Panasonic in partnership with the Seattle Mariners announced the installation of a solar panel system comprised of 168 Panasonic HIT® Double solar panels at Safeco Field, the Seattle Mariners' home ballpark. HIT® Double solar panels are unique because they are aesthetic and able to absorb and generate electricity from both the top and bottom sides of the panel.
The project is part of the Seattle Mariners ongoing commitment to sustainability that includes electric vehicle charging stations, high-efficiency lighting and other eco-friendly measures. InSpec Group, the contractor on the project, has designed the 168 Panasonic solar panel system to be mounted on the elevator canopy of the parking garage and the roof of the skybridge that spans Edgar Martinez Drive. The 32.76-kilowatt system will generate approximately 40,000-kilowatt hours of power annually which will be filtered into the Safeco Field distribution grid. Fans will be able to track the amount of power generated by the solar panels on the monitors inside the ballpark.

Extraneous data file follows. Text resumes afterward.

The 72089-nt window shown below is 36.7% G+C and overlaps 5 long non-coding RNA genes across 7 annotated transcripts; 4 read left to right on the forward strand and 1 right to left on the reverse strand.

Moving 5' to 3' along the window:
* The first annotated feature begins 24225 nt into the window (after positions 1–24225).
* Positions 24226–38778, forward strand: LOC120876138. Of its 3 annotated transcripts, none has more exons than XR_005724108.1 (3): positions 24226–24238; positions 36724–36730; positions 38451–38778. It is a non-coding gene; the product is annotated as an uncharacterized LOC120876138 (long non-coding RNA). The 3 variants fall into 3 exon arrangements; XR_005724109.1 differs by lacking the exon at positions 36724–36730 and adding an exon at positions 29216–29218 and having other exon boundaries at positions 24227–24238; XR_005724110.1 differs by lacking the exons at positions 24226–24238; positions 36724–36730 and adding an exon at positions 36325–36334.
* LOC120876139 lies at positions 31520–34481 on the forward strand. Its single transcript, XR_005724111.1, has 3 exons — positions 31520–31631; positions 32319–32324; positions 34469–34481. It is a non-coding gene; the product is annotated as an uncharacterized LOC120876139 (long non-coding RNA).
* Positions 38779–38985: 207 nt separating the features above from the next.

According to Jim Doyle, President of the Panasonic Enterprise Solutions Company, "The Mariners have a commitment to sustainability and our system will help them achieve their goal by saving using a natural power source, the sun, reducing Safeco Field's energy costs and making their fans aware of how solar energy generation, even in places like Seattle, can make a difference for any commercial site."
Noted environmentalist and actor Ed Begley Jr., a proponent of solar panel systems, is working with Panasonic on a solar panel installation system for his new home that he is building in Los Angeles. "The installation of Panasonic's bifacial panels at Safeco Field sounds like a home run to me," said Begley, Jr. "Safeco Field will reap many benefits with this solar panel system. For Safeco and the Mariners, it makes economic sense to use the power of the sun to help reduce their energy costs. In addition, it puts them in the environmental forefront with their Corporate Social Responsibility (CSR) program," Begley, Jr. added.